“Share your story!” is a popular buzz phrase for communicators these days.
This push for authenticity can leave us, as writers and speakers, uncertain about how much is too much, too little, or just right to share with our audiences.
During her “Sharing Your Story” session at the Leverage Conference, Michele Cushatt made this convicting statement, “Your story can be a powerful tool or a reckless weapon, whether you intend it to be or not.”
To use our stories as a “powerful tool” rather than a “reckless weapon,” we need to know when we’re ready to share with our audiences—and when we’re not.
Is It Time to Wait?
Speaking or writing about painful parts of your story before you’ve processed the pain can hurt your audience. They can put so much energy into feeling sorry for you that they don’t receive personal benefit from your message.
Sharing too soon can also hurt you or your loved ones. You can slow down your own healing process by receiving feedback from too many people before you are ready. And, when other people are part of your story, you need to consider their readiness.
If it’s not yet time for you to write or speak about painful parts of your story, there are valuable things for you to do.
Value your wait time. Don’t rush into telling your story. Honor the time you need to process and heal.
Share parts of your story with a counselor or a trusted friend.
Journal your emotions, thoughts, feelings and memories. You will have valuable content to draw from later.
Waiting time is valuable time, not wasted time.
Is It Time to Share Your Story?
I’ve lost and gained a lot of weight many times in my life. I struggled needlessly for years with merry-go-round dieting and feelings of discouragement, condemnation and defeat.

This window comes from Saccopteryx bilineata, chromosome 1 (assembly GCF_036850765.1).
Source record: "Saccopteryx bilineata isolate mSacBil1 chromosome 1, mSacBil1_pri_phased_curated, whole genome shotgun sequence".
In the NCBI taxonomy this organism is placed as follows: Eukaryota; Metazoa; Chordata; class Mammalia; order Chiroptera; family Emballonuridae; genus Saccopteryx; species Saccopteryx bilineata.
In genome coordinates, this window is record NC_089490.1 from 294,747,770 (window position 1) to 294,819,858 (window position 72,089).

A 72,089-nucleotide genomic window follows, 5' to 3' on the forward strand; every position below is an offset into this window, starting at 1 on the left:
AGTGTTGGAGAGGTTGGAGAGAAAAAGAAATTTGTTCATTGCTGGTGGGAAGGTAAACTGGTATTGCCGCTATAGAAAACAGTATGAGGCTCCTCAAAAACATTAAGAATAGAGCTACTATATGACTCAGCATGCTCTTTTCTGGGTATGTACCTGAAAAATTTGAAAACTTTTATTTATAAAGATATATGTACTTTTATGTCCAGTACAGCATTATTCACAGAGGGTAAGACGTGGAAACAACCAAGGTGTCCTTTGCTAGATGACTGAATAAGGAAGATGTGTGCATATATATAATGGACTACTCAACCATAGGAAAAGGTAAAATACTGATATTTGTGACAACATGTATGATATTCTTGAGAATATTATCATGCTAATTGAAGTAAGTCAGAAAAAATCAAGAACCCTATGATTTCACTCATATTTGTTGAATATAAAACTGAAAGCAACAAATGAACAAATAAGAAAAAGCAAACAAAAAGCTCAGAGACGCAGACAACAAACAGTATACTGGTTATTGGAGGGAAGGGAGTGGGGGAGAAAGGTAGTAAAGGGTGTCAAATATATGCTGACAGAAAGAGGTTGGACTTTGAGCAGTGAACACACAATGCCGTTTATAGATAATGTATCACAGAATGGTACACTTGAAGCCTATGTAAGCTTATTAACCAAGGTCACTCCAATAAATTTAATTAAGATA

Worst of all were the unnecessary feelings of shame.
After a season of healing, during which I found lasting freedom, hope and joy, I knew it was time to begin speaking and writing about my experiences.
It is always uncomfortable for me to share so openly things that most people rarely even tell close friends, let alone large audiences.
But I felt an urgency to share with others what had made such a dramatic change in my life. The drive to raise awareness about grace-based, rarely-discussed ways to lose weight caused me to press through my fear of sharing.
I began sharing my story with small groups and discovered that it’s satisfying to press through the discomfort and fear of sharing so vulnerably.
Telling my story is about my audience, not about me.
It’s thrilling to see from the listeners’ expressions that they are connecting with my story and experiencing hope and healing right in the moment.
Sharing my story connected me to my audience and my readers. As they shared specific ways my story was having a radical impact on their lives, my confidence grew.
The same can be true for you.
Your story can make a significant difference in the lives of others.
And you need a support system when you’re doing the vulnerable work of sharing your story. You need to intentionally build a safe community of supporters who will:
- Help you to stretch yourself and not allow fear to hold you back.
- Encourage you when you feel exposed, discouraged or doubtful.
- Give you honest feedback when you are sharing too much or too little detail.
Your audience needs your message.
Is it Time to Take a Break?
After years of sharing vulnerable details about how I made peace with food, I noticed changes in how sharing such tender parts of my life was affecting me.
Sharing my weight-loss stories and photos began to trigger panic in me. I tried to just press through the anxiety, because I wanted to continue to serve my audience.
Finally, I had to decide. Was it more important to keep building my platform or to take a personal break and pay attention to where I was headed emotionally?
Ultimately, I did continue to write and speak—on different topics.
What about you? Is there a story that you’ve been telling for a while, but you’ve been noticing a change in how you feel while telling it?
Did you once feel excited, but now feel numb?
Did you once feel relieved after you pressed through the fear of telling it, but now sharing it increases your anxiety?
Did it once resonate with your audience, but they no longer respond as they once did?
Trust your gut and give this story, and yourself, a rest.
How to Decide for Yourself
As writers and speakers, we can bring healing and encouragement to our audiences through our stories.
Mary Lou Caskey is a life coach, speaker, and blogger who helps Christian coaches and communicators reach more people through their business, ministry, and message. Mary Lou loves getting to know other coaches and communicators—she’d love to connect with you at www.maryloucaskey.com.